After a mathematics degree at Cape Town University, and a brief, unhappy stint in London - recorded in Youth - by 1972 Coetzee was back in Cape Town and teaching in the literature department of that city's university. In 1974 his first novel, Dusklands - which deals with the arrival of Dutch settlers in South Africa - was published. Finally, Coetzee had arrived. But it was the Booker-winning Life and Times of Michael K, published in 1983, that brought international fame. Meanwhile, though, at home the beginnings of a storm that would break years later were already perceptible. Michael K presented a South Africa torn by civil war, through which a harelipped, outcast gardener must travel to reach the birthplace of his mother. But while many outside South Africa lauded Coetzee's take on his country, some at home criticised him for failing to become as politically engaged in the anti-apartheid struggle as fellow writers such as Nadime Gordimer and Alan Paton.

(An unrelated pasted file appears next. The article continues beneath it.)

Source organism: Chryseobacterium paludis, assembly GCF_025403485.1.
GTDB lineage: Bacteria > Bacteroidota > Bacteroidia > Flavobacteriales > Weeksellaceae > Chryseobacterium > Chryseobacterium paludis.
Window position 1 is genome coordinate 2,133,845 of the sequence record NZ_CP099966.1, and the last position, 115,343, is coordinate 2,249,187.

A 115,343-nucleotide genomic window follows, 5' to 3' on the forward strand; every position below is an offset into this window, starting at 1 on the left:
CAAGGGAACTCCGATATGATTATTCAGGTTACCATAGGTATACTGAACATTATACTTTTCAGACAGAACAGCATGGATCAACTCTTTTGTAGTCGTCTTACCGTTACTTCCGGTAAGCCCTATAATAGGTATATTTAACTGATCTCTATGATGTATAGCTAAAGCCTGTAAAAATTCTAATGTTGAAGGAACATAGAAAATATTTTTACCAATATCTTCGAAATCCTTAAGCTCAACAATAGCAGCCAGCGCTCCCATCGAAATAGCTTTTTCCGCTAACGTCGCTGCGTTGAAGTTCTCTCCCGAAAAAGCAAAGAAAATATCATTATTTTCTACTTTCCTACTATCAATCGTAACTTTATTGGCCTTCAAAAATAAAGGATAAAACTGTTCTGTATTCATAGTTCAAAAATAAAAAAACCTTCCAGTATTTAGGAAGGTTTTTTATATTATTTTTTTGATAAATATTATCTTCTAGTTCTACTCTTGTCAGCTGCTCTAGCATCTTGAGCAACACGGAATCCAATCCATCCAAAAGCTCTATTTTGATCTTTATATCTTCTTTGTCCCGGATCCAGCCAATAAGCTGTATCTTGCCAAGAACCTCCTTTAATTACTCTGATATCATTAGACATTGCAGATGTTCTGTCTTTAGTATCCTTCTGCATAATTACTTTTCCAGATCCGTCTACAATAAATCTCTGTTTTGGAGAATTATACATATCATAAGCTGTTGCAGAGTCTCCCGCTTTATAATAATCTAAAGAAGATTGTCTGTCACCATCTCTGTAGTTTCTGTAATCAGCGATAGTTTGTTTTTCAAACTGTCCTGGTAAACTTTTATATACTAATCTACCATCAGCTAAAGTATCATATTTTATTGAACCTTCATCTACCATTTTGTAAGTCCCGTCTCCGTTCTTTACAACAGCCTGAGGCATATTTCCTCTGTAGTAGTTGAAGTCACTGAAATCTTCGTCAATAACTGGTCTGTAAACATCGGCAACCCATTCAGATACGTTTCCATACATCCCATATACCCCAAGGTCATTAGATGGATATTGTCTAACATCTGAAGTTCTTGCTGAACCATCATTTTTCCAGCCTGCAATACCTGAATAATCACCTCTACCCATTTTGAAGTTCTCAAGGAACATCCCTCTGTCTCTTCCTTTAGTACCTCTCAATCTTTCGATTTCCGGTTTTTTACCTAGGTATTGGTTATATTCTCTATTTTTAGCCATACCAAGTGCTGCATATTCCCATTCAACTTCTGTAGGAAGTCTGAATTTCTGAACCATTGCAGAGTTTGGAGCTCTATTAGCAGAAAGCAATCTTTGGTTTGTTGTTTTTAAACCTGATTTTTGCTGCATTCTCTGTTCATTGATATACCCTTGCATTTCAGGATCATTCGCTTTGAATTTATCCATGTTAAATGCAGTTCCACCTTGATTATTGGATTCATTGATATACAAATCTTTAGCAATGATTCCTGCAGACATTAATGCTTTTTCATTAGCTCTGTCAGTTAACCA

That latent tension erupted monumentally in 1999, around the publication of Disgrace. The book cemented his reputation when it won him a second Booker, but its unflinching exploration of racial tensions in the "new South Africa" prompted accusations of racism; dynamite in a country just years after the end of apartheid. Criticism came from the highest level. In a vitriolic denunciation, South Africa's ruling ANC said Coetzee had "represented as brutally as he can the white person's perception of the post-apartheid black man"; many fellow writers were no less forgiving: "In the novel Disgrace there is not one black person who is a real human being," said Gordimer.
Shaun de Waal is one of South Africa's leading cultural critics, and was literary editor of the Mail & Guardian at the time: "There was a knee-jerk reaction by the ANC against Disgrace, and it became a scandal. Hyper-sensitivity to any perceived racism was a trait of President Mbeki. "The newspapers seized the story, and one in particular ran a long, unflattering profile that accused Coetzee of being an unpleasant man, involved in various recriminations with colleagues.
"South Africa is such an unliterary country, and Disgrace was misread in some quarters. It's far too complex a novel to be labelled 'racist'. It deals with issues that are of the upmost importance in the 'new South Africa', and it is prescribed in schools. It's certainly entered the public consciousness." Coetzee remained silent throughout. But rumours persist that he was so badly stung by the affair that it was the primary factor in his decision to emigrate to Adelaide, Australia, in 2002, where he has lived since.